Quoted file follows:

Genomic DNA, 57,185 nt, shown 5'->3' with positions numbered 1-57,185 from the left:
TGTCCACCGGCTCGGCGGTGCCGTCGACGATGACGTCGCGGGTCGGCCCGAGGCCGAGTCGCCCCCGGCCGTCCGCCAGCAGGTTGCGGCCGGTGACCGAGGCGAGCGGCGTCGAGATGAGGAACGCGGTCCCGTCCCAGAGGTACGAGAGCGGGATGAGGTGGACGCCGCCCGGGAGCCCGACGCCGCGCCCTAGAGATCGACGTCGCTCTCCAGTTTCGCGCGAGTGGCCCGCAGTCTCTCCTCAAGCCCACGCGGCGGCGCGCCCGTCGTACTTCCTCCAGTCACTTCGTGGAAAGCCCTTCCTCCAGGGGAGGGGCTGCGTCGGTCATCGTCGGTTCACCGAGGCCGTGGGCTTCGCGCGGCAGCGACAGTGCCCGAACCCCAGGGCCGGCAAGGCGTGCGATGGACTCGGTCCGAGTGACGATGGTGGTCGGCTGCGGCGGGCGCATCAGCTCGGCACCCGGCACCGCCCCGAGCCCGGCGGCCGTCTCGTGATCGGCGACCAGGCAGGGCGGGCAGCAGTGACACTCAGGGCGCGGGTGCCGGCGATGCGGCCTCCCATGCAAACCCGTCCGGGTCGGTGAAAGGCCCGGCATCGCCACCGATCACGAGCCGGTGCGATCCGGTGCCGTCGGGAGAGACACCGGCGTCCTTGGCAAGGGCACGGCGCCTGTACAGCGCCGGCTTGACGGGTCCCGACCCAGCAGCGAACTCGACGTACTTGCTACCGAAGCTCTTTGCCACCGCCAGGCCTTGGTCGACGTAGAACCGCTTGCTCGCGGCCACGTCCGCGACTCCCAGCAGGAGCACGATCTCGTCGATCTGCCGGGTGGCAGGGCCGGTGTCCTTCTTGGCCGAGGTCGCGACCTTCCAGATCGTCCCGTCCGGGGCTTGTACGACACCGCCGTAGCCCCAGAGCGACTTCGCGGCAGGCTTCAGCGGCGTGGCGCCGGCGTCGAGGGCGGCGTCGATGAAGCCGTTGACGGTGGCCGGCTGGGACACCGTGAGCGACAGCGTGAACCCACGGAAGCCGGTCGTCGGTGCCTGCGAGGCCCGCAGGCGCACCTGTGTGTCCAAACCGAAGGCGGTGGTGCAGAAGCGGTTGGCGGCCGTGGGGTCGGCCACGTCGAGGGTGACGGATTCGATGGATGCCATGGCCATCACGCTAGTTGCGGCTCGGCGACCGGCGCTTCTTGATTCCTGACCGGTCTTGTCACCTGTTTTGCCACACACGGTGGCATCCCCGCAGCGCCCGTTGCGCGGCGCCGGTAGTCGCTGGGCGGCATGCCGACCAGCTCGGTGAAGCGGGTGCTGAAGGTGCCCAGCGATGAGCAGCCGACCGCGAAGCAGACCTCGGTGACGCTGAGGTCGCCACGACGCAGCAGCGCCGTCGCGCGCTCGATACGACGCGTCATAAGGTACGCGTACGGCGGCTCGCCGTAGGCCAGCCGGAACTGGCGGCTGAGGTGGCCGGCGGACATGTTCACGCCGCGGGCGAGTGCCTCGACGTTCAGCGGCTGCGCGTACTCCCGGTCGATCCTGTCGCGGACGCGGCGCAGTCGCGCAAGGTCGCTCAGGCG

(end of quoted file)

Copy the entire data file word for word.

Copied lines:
Genomic DNA, 57,185 nt, shown 5'->3' with positions numbered 1-57,185 from the left:
TGTCCACCGGCTCGGCGGTGCCGTCGACGATGACGTCGCGGGTCGGCCCGAGGCCGAGTCGCCCCCGGCCGTCCGCCAGCAGGTTGCGGCCGGTGACCGAGGCGAGCGGCGTCGAGATGAGGAACGCGGTCCCGTCCCAGAGGTACGAGAGCGGGATGAGGTGGACGCCGCCCGGGAGCCCGACGCCGCGCCCTAGAGATCGACGTCGCTCTCCAGTTTCGCGCGAGTGGCCCGCAGTCTCTCCTCAAGCCCACGCGGCGGCGCGCCCGTCGTACTTCCTCCAGTCACTTCGTGGAAAGCCCTTCCTCCAGGGGAGGGGCTGCGTCGGTCATCGTCGGTTCACCGAGGCCGTGGGCTTCGCGCGGCAGCGACAGTGCCCGAACCCCAGGGCCGGCAAGGCGTGCGATGGACTCGGTCCGAGTGACGATGGTGGTCGGCTGCGGCGGGCGCATCAGCTCGGCACCCGGCACCGCCCCGAGCCCGGCGGCCGTCTCGTGATCGGCGACCAGGCAGGGCGGGCAGCAGTGACACTCAGGGCGCGGGTGCCGGCGATGCGGCCTCCCATGCAAACCCGTCCGGGTCGGTGAAAGGCCCGGCATCGCCACCGATCACGAGCCGGTGCGATCCGGTGCCGTCGGGAGAGACACCGGCGTCCTTGGCAAGGGCACGGCGCCTGTACAGCGCCGGCTTGACGGGTCCCGACCCAGCAGCGAACTCGACGTACTTGCTACCGAAGCTCTTTGCCACCGCCAGGCCTTGGTCGACGTAGAACCGCTTGCTCGCGGCCACGTCCGCGACTCCCAGCAGGAGCACGATCTCGTCGATCTGCCGGGTGGCAGGGCCGGTGTCCTTCTTGGCCGAGGTCGCGACCTTCCAGATCGTCCCGTCCGGGGCTTGTACGACACCGCCGTAGCCCCAGAGCGACTTCGCGGCAGGCTTCAGCGGCGTGGCGCCGGCGTCGAGGGCGGCGTCGATGAAGCCGTTGACGGTGGCCGGCTGGGACACCGTGAGCGACAGCGTGAACCCACGGAAGCCGGTCGTCGGTGCCTGCGAGGCCCGCAGGCGCACCTGTGTGTCCAAACCGAAGGCGGTGGTGCAGAAGCGGTTGGCGGCCGTGGGGTCGGCCACGTCGAGGGTGACGGATTCGATGGATGCCATGGCCATCACGCTAGTTGCGGCTCGGCGACCGGCGCTTCTTGATTCCTGACCGGTCTTGTCACCTGTTTTGCCACACACGGTGGCATCCCCGCAGCGCCCGTTGCGCGGCGCCGGTAGTCGCTGGGCGGCATGCCGACCAGCTCGGTGAAGCGGGTGCTGAAGGTGCCCAGCGATGAGCAGCCGACCGCGAAGCAGACCTCGGTGACGCTGAGGTCGCCACGACGCAGCAGCGCCGTCGCGCGCTCGATACGACGCGTCATAAGGTACGCGTACGGCGGCTCGCCGTAGGCCAGCCGGAACTGGCGGCTGAGGTGGCCGGCGGACATGTTCACGCCGCGGGCGAGTGCCTCGACGTTCAGCGGCTGCGCGTACTCCCGGTCGATCCTGTCGCGGACGCGGCGCAGTCGCGCAAGGTCGCTCAGGCG